This honest Staff would mark an earth as true as any and saved many a day when a fair depth had been dug, only for all sound to cease. The heavy dog would guide our way in his own style, pushing his nose hard into the soil and snorting like an old porker. He was never wrong and would mark and dig furiously to get there, which he often did. Perhaps the most important value of this working Staff, lay not in his use at the dig, but in the abilities or properties that he imparted to his progeny and their descendants. Dogs like this, were often used as the 'stiffener' for many old earth dog strains, imparting bone, strength, courage and yes, sense, for he was the equal of any in the brain-box department, having not only super intelligence but also commonsense, a quality often sadly lacking in humans, when MENSA-type brain power and IQ inhabit academic craniums. It need hardly be said that that the size and strength of the head also benefited, for the average working Staff has a great lumpy, chunky head. Please note that this article is about Staffs and not English Bull Terriers, which are an entirely different dog in size, shape and temperament.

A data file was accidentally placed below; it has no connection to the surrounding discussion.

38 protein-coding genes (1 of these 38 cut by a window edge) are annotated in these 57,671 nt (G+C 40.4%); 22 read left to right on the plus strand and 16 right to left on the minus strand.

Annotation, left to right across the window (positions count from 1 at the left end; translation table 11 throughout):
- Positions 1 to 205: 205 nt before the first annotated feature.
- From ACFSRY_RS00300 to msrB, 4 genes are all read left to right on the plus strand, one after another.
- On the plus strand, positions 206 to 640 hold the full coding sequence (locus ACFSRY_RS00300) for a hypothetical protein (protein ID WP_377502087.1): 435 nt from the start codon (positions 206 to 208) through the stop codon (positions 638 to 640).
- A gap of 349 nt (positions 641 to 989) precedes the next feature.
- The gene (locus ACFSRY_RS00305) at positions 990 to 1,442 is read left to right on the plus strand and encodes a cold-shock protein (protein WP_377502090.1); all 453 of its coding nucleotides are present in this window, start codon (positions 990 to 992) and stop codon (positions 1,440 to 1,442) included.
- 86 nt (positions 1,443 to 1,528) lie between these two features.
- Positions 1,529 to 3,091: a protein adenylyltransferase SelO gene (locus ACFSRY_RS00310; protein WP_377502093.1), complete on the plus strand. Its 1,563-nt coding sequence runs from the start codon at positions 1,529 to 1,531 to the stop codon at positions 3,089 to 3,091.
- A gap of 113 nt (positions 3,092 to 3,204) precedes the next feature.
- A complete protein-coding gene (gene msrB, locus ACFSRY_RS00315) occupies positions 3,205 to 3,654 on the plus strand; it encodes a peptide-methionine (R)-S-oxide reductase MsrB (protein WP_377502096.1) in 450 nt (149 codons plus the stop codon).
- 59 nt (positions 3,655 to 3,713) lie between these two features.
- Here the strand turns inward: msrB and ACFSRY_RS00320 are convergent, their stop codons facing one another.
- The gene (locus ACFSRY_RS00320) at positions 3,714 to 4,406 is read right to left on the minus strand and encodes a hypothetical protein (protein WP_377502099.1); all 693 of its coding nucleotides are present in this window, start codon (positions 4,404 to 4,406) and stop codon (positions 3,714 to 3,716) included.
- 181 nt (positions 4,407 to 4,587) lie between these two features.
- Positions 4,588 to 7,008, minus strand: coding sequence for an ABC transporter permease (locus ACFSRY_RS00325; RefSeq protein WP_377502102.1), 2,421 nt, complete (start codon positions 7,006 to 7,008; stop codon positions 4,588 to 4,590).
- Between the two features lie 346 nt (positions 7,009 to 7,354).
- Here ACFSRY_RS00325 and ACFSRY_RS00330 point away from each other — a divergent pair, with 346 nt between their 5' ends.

The use of bull blooded dogs is often condemned for imparting qualities of muteness and stupidity to a strain. But criticism such as this often came from 'part-time' terrier men who took a dog out once a month (or less) and expected it to be a world beater, without giving it the chance to learn steadiness and develop its abilities under conditions of great effort. When the great working terriers were being forged into established strains and breeds, didn't our forefathers use such methods to reach their goals? A dog, if he has the necessary qualities inbred, can learn, becoming steadfast and stable.